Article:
For example, I am an advertising photographer and commercial director/DP. So, my income comes primarily from advertising campaigns which could be derived from ad agencies, production companies, or directly through brands. I don’t work in weddings, events, photojournalism, family portraits, etc. So, the specific metrics that apply to those businesses might be slightly different than mine. But the underlying principles are the same. How many clients contacted me in the last month requesting a bid? How many bids have I won versus how many have I lost? How many clients have I cold called/emailed this month? Has my contact list grown? How many existing clients have I contacted to check in on? Have I attended any networking events? How many awards have I won? And, of course, how much revenue did I make this month versus the same time last year or the previous month? The goal of gathering this kind of information isn’t so that I can either pat myself on the back or wallow in self-pity. The goal is to give myself hard numbers from which I can better plan future strategy.  

For instance, as entrepreneurs, we are all familiar with unexpected expenses. Your computer breaks down at the most inopportune time. Your camera dies. Or, your camera is fine, but your business is growing in such a way that you need to upgrade your system. Whatever it might be, it can be hard to know when we will suddenly be met with a very large debit to our balance sheet that we weren’t planning. But, if we pay attention to metrics, we discover that some of those “unexpected expenses” aren’t always as unexpected as we think they are.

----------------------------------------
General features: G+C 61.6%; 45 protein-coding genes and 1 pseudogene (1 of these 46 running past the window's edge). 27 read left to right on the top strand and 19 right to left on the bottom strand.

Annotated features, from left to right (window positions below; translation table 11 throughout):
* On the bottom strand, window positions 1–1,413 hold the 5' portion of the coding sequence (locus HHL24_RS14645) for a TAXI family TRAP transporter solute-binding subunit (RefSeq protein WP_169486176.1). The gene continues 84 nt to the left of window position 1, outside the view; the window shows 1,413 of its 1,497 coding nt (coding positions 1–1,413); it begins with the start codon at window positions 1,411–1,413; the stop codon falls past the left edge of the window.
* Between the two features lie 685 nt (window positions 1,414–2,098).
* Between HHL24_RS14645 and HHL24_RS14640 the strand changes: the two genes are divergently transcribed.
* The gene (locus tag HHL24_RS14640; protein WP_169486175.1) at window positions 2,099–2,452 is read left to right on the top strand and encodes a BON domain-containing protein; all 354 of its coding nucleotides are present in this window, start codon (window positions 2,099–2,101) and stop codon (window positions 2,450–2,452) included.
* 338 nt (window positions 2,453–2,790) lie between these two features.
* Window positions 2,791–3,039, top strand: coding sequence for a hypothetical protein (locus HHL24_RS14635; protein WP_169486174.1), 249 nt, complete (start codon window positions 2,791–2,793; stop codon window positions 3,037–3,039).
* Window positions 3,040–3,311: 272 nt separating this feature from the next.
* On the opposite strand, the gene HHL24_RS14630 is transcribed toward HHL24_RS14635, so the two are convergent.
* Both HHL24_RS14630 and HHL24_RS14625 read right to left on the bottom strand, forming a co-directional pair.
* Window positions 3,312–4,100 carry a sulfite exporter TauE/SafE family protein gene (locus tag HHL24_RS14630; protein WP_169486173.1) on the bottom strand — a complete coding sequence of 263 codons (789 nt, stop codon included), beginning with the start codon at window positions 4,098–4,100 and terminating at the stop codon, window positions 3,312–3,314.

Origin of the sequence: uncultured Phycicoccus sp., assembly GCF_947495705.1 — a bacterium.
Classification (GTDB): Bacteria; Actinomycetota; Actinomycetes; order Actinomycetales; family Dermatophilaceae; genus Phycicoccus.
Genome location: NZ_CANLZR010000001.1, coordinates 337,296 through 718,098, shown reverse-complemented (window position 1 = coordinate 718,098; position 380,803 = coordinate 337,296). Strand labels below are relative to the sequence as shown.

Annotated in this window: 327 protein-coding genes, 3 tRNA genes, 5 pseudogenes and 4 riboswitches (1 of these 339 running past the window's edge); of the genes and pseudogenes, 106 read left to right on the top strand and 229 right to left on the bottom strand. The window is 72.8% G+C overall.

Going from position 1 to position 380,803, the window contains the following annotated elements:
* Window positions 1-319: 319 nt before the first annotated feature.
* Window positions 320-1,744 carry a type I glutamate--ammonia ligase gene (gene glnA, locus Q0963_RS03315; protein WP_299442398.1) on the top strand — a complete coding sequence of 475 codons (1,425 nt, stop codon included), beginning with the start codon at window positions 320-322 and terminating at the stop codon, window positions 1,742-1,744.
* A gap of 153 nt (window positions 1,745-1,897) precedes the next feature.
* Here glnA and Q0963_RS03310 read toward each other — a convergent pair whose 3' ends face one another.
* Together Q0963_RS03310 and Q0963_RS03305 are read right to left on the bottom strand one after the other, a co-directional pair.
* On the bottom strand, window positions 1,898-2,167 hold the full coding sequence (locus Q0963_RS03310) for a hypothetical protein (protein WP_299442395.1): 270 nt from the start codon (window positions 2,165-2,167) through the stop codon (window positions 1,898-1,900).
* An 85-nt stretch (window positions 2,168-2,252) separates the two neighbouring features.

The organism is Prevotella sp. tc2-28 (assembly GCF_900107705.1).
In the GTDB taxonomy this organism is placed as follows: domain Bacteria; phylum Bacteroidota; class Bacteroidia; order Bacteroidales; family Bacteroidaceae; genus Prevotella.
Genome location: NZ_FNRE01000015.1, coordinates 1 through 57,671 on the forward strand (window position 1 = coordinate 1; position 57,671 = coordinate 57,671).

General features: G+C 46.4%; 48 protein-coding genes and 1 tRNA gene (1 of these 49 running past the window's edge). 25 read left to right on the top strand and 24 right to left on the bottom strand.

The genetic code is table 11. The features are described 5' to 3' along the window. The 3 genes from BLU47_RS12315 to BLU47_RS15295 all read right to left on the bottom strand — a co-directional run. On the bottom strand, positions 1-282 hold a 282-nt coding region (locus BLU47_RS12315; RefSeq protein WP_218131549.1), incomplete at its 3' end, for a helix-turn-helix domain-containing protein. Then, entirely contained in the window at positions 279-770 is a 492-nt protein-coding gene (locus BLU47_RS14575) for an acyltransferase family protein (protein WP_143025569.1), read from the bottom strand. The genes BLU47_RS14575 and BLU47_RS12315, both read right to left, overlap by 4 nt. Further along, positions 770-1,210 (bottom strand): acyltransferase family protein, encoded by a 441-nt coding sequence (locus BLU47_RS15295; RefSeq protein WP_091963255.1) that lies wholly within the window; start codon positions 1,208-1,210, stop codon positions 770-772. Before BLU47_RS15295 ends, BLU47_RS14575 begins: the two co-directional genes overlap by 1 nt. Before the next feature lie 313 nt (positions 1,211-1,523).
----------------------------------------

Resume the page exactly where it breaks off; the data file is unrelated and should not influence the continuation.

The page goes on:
Here’s what I mean. No, I didn’t realize that my laptop was going to finally give up the ghost this year. Just like I didn’t realize that I was going to finally invest in the perfect camera system last year. But, if I take a look at my financial statements from the last five years, I can see that every year, regardless of the specifics, there will be some unexpected big expense. Something I wasn’t planning on buying that year. Or maybe I was planning on spending some money but it ended up being more expensive than I thought. These expenses may feel out of the blue when they are occurring, but, in actuality, they were rather predictable. In fact, if I look at those totals going back a few years, I can add up those “unexpected” expenses, take an average, and then have a better plan for the year ahead. I may not know what malfunction or change is going to require the unexpected expense. But I can pretty much guarantee that there will be an unexpected expense at some point. And those past numbers should give me a ballpark figure for how much I need to set aside for that expense when it inevitably comes. At that point, it’s no longer unexpected and just a predictable cost of doing business.